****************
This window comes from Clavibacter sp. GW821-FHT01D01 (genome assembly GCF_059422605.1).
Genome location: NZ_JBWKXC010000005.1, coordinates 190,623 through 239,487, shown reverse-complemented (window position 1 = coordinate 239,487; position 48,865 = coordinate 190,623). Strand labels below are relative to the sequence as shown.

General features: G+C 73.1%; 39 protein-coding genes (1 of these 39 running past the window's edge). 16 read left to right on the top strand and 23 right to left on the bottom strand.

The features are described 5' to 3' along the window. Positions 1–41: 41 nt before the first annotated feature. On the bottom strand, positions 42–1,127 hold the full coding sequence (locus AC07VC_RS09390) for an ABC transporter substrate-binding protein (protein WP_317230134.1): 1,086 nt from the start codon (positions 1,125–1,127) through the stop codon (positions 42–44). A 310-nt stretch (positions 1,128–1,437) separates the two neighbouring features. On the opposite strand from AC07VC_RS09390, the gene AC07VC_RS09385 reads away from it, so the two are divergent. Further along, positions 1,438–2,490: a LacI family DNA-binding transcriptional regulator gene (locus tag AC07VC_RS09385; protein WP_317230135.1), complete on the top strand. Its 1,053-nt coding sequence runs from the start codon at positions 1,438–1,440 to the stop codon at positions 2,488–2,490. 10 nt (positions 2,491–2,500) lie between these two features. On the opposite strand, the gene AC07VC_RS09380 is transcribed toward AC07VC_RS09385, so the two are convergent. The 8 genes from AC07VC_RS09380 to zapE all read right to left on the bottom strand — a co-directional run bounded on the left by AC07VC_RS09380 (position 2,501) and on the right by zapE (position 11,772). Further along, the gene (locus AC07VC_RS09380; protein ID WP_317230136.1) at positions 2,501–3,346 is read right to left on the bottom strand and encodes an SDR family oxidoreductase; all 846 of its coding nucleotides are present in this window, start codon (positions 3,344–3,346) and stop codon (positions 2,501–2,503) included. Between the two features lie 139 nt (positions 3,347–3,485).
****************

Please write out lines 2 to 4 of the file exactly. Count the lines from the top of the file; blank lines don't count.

Genome location: NZ_JBWKXC010000005.1, coordinates 190,623 through 239,487, shown reverse-complemented (window position 1 = coordinate 239,487; position 48,865 = coordinate 190,623). Strand labels below are relative to the sequence as shown.

General features: G+C 73.1%; 39 protein-coding genes (1 of these 39 running past the window's edge). 16 read left to right on the top strand and 23 right to left on the bottom strand.

The features are described 5' to 3' along the window. Positions 1–41: 41 nt before the first annotated feature. On the bottom strand, positions 42–1,127 hold the full coding sequence (locus AC07VC_RS09390) for an ABC transporter substrate-binding protein (protein WP_317230134.1): 1,086 nt from the start codon (positions 1,125–1,127) through the stop codon (positions 42–44). A 310-nt stretch (positions 1,128–1,437) separates the two neighbouring features. On the opposite strand from AC07VC_RS09390, the gene AC07VC_RS09385 reads away from it, so the two are divergent. Further along, positions 1,438–2,490: a LacI family DNA-binding transcriptional regulator gene (locus tag AC07VC_RS09385; protein WP_317230135.1), complete on the top strand. Its 1,053-nt coding sequence runs from the start codon at positions 1,438–1,440 to the stop codon at positions 2,488–2,490. 10 nt (positions 2,491–2,500) lie between these two features. On the opposite strand, the gene AC07VC_RS09380 is transcribed toward AC07VC_RS09385, so the two are convergent. The 8 genes from AC07VC_RS09380 to zapE all read right to left on the bottom strand — a co-directional run bounded on the left by AC07VC_RS09380 (position 2,501) and on the right by zapE (position 11,772). Further along, the gene (locus AC07VC_RS09380; protein ID WP_317230136.1) at positions 2,501–3,346 is read right to left on the bottom strand and encodes an SDR family oxidoreductase; all 846 of its coding nucleotides are present in this window, start codon (positions 3,344–3,346) and stop codon (positions 2,501–2,503) included. Between the two features lie 139 nt (positions 3,347–3,485).